PlantsPolygonum→Arrowleaf Tearthumb (Polygonum sagittatum)

Common names:
Give a thumbs up Arrowleaf Tearthumb
Give a thumbs up False Buckwheat
Give a thumbs up Arrowvine
Give a thumbs up Scratchgrass

Botanical names:
Polygonum sagittatum Accepted
Truellum sagittatum Synonym
Persicaria sagittata Synonym

General Plant Information (Edit)
Plant Habit: Herb/Forb
Sun Requirements: Full Sun
Full Sun to Partial Shade
Water Preferences: Wet
Wet Mesic
Mesic
Soil pH Preferences: Slightly acid (6.1 – 6.5)
Neutral (6.6 – 7.3)
Plant Height: 2 to 4 feet
Flower Color: Pink
White
Bloom Size: Under 1"
Flower Time: Summer
Late summer or early fall
Uses: Will Naturalize
Resistances: Deer Resistant
Rabbit Resistant
Flood Resistant
Pollinators: Various insects
Miscellaneous: Tolerates poor soil
Monoecious
Conservation status: Least Concern (LC)

Conservation status:
Conservation status: Least Concern
little colony at French Creek

Photo gallery:
Location: Crows Nest Preserve in southeast PennsylvaniaDate: 2020-09-18little colony at French Creek
By ILPARW
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Location: Crows Nest Preserve in southeast PennsylvaniaDate: 2020-09-18huge colony in a wet meadow
By ILPARW
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Location: Crows Nest Preserve in southeast PennsylvaniaDate: 2020-09-18close-up of flower clusters and leaves
By ILPARW
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Location: Crows Nest Preserve in southeast PennsylvaniaDate: 2020-09-18looking over top of a large plant mass
By ILPARW
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Location: Crows Nest Preserve in southeast PennsylvaniaDate: 2020-09-18top of plants
By ILPARW
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Comments:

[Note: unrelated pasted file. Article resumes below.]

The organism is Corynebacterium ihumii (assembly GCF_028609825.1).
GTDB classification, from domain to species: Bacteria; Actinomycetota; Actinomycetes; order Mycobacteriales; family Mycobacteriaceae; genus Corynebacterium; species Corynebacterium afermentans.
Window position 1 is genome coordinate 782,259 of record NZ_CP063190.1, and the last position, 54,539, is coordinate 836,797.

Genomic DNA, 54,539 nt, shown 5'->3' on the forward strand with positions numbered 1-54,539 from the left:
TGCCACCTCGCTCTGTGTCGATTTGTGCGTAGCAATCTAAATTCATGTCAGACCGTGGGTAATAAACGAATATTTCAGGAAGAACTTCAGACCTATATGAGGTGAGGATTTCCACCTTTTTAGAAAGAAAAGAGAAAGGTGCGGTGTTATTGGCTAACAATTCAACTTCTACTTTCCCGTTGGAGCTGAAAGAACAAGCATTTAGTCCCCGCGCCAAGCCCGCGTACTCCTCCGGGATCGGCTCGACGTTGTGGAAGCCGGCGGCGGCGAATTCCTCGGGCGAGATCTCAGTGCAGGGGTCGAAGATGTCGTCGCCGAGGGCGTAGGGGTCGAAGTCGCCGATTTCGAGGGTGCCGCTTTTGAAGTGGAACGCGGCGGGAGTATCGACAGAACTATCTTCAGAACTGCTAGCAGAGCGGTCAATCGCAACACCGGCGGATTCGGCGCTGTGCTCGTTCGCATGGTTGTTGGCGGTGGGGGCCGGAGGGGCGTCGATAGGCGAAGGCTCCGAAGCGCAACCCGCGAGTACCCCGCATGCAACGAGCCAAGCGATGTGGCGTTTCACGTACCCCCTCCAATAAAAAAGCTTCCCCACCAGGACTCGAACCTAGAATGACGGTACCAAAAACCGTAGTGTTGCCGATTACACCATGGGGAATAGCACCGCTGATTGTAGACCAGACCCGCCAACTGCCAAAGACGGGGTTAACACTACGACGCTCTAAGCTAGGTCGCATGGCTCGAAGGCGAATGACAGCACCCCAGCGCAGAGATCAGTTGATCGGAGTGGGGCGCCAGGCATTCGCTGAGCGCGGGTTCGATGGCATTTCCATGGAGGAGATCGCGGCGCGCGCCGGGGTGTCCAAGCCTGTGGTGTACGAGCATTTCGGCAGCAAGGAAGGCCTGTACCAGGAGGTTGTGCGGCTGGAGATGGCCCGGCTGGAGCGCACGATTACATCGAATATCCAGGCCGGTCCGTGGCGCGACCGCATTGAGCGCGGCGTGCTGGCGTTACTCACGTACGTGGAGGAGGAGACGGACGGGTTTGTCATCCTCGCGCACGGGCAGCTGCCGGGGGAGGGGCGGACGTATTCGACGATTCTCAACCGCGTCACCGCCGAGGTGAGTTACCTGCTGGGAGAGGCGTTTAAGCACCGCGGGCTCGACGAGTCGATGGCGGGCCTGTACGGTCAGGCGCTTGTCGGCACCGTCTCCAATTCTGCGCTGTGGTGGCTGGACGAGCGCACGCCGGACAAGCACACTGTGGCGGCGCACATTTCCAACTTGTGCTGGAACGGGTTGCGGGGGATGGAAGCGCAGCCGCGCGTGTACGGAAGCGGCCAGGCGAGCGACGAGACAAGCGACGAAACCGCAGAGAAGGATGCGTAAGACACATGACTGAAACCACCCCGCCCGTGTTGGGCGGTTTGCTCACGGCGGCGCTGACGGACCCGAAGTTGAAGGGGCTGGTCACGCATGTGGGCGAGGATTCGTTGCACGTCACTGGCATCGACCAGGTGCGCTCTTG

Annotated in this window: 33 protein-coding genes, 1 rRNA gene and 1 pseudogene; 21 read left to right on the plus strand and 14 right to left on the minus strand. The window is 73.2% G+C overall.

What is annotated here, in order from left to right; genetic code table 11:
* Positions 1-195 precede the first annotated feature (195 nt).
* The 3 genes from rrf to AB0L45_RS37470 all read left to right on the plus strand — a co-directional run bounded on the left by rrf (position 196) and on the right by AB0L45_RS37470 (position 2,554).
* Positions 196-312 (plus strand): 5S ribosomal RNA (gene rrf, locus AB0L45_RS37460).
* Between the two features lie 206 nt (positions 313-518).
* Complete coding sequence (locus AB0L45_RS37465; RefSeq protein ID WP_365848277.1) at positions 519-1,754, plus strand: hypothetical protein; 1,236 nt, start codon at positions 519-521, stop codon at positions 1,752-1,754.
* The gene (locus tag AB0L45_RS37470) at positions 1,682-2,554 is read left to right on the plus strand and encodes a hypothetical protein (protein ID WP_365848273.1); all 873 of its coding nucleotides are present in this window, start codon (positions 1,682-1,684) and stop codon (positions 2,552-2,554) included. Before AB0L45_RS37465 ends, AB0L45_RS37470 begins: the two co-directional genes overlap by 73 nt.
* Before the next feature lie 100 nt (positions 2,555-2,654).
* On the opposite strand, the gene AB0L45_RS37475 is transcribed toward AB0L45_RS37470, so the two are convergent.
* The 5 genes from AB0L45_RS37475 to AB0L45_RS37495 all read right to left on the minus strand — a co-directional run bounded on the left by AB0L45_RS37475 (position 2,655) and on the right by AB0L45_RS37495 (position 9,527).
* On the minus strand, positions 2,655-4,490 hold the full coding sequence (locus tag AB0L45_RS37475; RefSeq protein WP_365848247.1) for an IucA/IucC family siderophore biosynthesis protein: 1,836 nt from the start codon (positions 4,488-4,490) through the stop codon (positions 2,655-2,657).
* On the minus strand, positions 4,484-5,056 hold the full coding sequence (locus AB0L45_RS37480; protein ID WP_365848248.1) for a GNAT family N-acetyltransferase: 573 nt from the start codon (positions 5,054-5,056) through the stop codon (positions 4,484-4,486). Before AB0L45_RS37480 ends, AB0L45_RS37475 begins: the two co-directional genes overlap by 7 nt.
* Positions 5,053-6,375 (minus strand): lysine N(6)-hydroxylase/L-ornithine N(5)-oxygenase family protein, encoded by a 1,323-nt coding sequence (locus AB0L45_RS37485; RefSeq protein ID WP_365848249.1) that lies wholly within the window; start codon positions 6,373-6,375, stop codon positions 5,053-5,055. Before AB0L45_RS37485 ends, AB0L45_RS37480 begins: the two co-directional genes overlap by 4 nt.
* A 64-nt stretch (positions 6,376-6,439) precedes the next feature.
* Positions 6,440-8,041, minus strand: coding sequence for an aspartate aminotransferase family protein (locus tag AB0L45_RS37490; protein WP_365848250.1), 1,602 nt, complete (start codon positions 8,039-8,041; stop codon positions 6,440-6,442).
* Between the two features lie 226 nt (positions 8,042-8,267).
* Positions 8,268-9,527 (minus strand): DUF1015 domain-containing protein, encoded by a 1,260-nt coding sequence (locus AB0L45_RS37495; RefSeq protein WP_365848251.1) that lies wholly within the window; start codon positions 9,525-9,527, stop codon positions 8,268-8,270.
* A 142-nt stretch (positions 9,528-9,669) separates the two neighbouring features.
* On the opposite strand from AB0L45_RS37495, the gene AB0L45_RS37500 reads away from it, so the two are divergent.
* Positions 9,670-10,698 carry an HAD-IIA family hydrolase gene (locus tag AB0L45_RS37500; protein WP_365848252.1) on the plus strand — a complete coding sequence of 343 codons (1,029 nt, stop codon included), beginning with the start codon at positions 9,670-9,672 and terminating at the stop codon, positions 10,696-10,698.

Posted by mellielong (Lutz, Florida - Zone 9b) on Apr 17, 2015 11:01 PM

Since there is little information on this plant, I'll add what is in the book "How to Know the Wildflowers" (1922) by Mrs William Starr Dana. She gives a full common name of "Arrow-Leaved Tear-Thumb." The stem is four-angled, erect, or somewhat climbing by its prickles. Leaves are arrow-shaped and short-stemmed. Flowers can be white or pale pink and are small and clustered. The calyx is usually five-parted and white or pale pink. There are usually eight stamens and no corolla. There is one pistil with three styles. The fruit is sharply three-angled. The author also states that the plant is rather noticeable, is common in low grounds, and is called "scratch-grass" in some areas.

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Posted by ILPARW (southeast Pennsylvania - Zone 6b) on Sep 27, 2020 11:42 AM

This is a widespread and common annual plant native from Newfoundland to southern Manitoba down to Colorado and Texas into Florida, and also native in some spots in Oregon, plus native also to East Asia in moist to wet areas and meadows. It blooms from July into October and seeds ripen in August to October. It is not used in horticulture-gardening-landscaping. It has short smartweed flower clusters of white or pink; leaves that are shaped like a long arrowhead; and the stems are covered with rough, bristly hook-like hairs to help the plant climb upon other plants, thus being very rough to touch, which has something to do with the name of Tearthumb.

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